I abhor waking up in the morning.
In fact, I am convinced that getting up each morning is all the evidence we need to conclude that we live in a fallen world.
Think about it. How terrible it is that the first conscious thought we have each morning goes something like this:
“Ugh! It can’t possibly be time to get up already! What I would give for just a little longer…”
It’s a tragedy. Our first waking moments each day consist of the painful realization that we want something we can’t have. You might think that I’m being dramatic about this, or that I simply need more sleep, but I know I’m not alone in this. Clocky proves it.
As a tool to get snoozers out of bed, Clocky drives around your room, chirping until you get out of bed, catch him, and turn him off.
We’ve created an alarm clock robot to help us get out of bed more easily! We must be desperate!
This problem is compounded if we know we face a long, stressful day once we’ve been dredged out of our peaceful slumber. The result is that many people can’t stand waking up.
Two weeks ago, I read an article by blogger, Jeremy Statton. The provocative title claimed to help us learn to love Mondays. I’ve always been a supreme Monday hater. After all, I have to get up early for work, and I know that I have to do it for the rest of the week!
Jeremy’s article offered a simple premise. One that I knew, but needed to hear again. He invites readers to shift their thinking. He invites us to
Consider Mondays as a new opportunity for impact. In this light, we can cultivate a sense of gratitude.
God has used this insight in a profound way for me. As our church is experiencing transition and I’m working in new capacities, I’ve gained a sense of gratitude. For the last two weeks, each morning, I’ve consciously reminded myself that every day is an opportunity for impact, and I’ve thanked God for it.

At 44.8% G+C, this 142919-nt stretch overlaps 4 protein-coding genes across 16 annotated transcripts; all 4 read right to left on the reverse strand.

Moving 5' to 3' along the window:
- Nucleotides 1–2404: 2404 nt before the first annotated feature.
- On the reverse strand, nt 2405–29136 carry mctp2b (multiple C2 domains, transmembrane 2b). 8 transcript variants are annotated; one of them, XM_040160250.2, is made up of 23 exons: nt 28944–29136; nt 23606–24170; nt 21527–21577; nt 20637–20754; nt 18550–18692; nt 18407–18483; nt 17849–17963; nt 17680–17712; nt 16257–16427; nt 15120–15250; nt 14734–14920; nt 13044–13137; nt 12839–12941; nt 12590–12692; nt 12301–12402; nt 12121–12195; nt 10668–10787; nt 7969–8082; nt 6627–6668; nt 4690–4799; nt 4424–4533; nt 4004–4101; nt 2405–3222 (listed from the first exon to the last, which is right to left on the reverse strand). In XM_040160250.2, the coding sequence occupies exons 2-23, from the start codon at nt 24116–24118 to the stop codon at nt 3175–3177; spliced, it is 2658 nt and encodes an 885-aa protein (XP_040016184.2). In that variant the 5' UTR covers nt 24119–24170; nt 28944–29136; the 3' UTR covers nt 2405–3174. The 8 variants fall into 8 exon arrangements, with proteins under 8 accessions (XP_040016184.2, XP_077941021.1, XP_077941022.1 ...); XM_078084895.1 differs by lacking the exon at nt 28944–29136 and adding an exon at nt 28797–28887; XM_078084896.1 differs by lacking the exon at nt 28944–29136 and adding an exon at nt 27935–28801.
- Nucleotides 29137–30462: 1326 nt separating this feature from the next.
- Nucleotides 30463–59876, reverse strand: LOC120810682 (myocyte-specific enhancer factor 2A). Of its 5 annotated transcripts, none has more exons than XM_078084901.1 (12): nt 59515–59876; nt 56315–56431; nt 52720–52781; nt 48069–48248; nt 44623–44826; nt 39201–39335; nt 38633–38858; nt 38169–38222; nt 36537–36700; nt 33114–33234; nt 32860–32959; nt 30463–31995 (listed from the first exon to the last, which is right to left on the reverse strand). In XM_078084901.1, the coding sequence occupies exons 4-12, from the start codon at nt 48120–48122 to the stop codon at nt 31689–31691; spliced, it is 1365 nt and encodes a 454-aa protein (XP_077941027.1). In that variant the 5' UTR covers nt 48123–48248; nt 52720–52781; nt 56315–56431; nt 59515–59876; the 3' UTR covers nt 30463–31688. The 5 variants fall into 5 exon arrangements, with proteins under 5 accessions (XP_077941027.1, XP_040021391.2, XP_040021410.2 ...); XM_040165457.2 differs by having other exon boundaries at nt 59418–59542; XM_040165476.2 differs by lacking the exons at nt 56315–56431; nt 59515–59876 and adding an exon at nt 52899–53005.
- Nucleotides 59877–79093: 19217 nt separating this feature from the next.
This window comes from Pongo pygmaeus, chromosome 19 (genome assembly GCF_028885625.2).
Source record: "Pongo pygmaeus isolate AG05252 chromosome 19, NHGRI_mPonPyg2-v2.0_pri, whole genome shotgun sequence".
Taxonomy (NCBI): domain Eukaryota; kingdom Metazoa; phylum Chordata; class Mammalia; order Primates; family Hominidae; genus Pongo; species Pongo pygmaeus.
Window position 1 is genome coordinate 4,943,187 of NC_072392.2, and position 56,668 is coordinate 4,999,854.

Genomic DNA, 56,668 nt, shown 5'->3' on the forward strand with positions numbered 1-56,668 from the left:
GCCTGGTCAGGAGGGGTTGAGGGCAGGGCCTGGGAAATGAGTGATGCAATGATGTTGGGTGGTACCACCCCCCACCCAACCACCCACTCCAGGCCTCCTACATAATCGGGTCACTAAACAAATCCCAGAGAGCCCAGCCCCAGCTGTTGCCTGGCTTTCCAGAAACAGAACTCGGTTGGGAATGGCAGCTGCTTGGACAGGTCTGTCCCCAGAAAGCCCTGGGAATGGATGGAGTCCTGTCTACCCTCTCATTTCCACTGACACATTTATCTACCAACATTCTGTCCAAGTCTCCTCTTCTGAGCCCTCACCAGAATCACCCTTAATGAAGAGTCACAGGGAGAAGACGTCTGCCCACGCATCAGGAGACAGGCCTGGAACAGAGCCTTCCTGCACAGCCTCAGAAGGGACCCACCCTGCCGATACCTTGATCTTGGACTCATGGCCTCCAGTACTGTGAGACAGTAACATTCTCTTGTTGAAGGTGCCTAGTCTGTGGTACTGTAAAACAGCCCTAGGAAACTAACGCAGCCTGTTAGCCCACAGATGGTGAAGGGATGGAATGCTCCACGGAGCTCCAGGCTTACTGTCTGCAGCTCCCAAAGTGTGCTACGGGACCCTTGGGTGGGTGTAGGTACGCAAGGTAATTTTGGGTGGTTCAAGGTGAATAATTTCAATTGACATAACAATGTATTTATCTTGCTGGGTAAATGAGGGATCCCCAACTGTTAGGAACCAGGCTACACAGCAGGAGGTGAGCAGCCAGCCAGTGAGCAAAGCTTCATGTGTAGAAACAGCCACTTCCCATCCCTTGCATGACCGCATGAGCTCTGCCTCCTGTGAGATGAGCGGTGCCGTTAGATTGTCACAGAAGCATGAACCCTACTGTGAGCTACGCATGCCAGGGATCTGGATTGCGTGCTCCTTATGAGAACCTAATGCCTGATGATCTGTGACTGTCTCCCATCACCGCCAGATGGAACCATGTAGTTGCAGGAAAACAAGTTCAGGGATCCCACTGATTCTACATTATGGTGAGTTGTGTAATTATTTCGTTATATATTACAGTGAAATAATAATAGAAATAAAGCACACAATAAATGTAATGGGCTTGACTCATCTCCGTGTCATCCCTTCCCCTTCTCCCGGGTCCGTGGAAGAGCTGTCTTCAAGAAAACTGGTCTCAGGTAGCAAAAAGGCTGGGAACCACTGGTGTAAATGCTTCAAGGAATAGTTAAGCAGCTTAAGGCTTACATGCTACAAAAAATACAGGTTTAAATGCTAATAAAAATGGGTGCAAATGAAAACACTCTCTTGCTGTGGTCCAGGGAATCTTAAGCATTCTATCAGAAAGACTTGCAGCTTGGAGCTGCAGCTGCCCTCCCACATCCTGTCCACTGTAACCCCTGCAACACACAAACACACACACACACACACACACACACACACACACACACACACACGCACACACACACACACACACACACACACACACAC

This simple act of thanksgiving at the moment I wake up has dramatically altered my outlook for the day. It has given me a clearer sense of purpose each day in my interactions with others, my meetings, the way I spend my free time, and literally everything else.
This Tuesday, I woke up at 5:50am – an atrocious hour. The sound of the alarm was just as hideous as always. But as the sunlight slipped between the shades in my window, and I heard the birds chirping, I thanked God for the day. I thanked him that I was getting up to lead a Bible study with a group of dedicated men of faith. I thanked him for the ideas he had given me the night before about our study. I thanked him for my wife and daughter still peacefully sleeping, and his love for all three of us.
I have to be honest. At first, I simply did not believe that I could will myself into a different mindset in the morning. I also didn’t believe that it would impact the rest of my day.
However, this mental shift has produced such joy in me as I consider the way I spend my time lately. It has overflowed into my working relationships and my marriage. In these past few weeks, I’ve been more intentional about thanking people for who they are and what they contribute. Meanwhile, it’s given me more empathy for others.
Consider your attitude in the morning. What are the first thoughts that come to your mind? How can you be more intentional to thank God for the opportunities that lie ahead?
Experiment with this. Try to incorporate intentional gratitude for the next ten days and tell me what you find. I am confident that God will work in your heart.